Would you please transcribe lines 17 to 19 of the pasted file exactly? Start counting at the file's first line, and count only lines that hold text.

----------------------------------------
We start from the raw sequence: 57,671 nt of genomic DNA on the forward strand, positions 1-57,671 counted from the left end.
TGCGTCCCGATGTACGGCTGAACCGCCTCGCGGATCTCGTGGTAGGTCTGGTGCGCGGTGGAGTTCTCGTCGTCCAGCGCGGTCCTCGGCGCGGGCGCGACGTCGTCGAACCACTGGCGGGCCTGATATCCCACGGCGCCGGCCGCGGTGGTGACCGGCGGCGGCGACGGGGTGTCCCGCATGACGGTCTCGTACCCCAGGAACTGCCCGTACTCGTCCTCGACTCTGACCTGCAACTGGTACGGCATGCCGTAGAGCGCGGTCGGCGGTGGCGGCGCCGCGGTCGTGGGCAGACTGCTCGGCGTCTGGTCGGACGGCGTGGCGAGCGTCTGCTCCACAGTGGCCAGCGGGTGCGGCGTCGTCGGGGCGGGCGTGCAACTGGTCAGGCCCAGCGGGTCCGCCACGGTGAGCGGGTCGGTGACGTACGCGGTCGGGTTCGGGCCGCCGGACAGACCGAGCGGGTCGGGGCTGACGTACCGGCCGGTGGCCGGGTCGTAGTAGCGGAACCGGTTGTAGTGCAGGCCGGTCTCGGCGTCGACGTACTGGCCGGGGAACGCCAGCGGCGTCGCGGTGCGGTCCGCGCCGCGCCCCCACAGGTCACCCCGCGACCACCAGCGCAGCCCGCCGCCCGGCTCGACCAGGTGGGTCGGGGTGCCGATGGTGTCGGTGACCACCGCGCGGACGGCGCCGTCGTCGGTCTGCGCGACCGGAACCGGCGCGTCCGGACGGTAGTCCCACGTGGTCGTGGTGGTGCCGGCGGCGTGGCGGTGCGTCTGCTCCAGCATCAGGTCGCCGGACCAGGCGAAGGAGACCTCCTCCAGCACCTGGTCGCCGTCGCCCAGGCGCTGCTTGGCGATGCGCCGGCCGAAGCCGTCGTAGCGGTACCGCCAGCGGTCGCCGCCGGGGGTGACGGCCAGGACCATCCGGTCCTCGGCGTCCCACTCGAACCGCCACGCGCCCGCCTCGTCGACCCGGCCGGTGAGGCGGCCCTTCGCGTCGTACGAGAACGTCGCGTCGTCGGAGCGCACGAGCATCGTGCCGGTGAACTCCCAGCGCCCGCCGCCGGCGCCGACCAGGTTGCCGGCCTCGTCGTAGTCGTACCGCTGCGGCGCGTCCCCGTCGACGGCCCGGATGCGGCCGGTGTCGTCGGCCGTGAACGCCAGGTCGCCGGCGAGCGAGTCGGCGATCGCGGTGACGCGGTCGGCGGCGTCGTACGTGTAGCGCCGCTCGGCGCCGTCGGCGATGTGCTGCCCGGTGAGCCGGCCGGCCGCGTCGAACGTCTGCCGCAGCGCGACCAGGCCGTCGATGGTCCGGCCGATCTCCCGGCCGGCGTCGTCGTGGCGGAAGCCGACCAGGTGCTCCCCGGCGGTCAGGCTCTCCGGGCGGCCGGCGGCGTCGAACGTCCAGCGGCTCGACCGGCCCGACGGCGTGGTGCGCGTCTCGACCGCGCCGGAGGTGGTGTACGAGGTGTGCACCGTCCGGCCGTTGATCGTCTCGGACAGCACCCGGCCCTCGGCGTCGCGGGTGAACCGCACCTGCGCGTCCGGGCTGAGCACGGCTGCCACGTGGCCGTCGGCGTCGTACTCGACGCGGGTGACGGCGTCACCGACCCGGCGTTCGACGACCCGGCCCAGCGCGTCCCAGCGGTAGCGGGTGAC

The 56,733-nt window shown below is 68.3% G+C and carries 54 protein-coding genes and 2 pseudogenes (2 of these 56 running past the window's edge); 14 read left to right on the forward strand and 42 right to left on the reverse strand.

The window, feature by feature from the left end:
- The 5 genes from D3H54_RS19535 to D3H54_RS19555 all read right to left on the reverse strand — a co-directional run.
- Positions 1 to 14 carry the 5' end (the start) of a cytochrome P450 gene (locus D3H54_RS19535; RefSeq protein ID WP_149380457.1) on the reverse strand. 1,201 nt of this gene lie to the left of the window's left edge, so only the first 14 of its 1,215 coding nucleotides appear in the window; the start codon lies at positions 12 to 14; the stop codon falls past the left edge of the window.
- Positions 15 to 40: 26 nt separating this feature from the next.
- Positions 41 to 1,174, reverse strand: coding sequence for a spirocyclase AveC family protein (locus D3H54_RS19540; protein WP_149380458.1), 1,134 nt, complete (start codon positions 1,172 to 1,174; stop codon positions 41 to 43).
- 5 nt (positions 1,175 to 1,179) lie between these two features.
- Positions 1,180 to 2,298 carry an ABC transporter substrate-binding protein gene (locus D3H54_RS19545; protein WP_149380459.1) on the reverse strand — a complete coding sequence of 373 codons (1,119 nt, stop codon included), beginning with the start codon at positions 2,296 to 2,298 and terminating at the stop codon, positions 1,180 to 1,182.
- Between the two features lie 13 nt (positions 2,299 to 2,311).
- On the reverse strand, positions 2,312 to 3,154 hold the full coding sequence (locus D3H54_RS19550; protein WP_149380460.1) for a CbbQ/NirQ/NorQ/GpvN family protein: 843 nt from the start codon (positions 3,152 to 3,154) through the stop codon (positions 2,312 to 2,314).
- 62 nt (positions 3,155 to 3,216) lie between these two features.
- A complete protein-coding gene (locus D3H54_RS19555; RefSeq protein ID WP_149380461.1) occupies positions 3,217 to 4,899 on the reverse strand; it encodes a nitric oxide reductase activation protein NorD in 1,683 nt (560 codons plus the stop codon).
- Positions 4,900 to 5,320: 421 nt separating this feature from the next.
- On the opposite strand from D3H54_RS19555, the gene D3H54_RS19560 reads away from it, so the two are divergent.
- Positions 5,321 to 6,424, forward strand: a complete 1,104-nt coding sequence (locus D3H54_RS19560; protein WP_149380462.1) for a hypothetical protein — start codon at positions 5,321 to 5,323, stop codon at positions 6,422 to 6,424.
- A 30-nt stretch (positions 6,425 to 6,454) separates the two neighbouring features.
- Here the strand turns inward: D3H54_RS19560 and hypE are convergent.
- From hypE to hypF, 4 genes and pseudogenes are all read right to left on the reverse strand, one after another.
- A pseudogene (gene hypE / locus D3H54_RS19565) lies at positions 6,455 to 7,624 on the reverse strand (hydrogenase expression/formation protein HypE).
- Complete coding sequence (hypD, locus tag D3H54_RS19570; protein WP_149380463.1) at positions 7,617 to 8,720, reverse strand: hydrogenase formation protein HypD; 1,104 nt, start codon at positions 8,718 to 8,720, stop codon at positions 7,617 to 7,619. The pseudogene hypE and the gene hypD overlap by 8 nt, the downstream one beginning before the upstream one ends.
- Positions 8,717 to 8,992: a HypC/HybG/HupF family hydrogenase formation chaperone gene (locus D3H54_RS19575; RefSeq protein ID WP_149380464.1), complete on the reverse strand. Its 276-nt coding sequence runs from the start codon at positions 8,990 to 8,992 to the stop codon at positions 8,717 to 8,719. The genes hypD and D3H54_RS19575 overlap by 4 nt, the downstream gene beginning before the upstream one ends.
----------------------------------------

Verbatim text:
- Positions 5,321 to 6,424, forward strand: a complete 1,104-nt coding sequence (locus D3H54_RS19560; protein WP_149380462.1) for a hypothetical protein — start codon at positions 5,321 to 5,323, stop codon at positions 6,422 to 6,424.
- A 30-nt stretch (positions 6,425 to 6,454) separates the two neighbouring features.
- Here the strand turns inward: D3H54_RS19560 and hypE are convergent.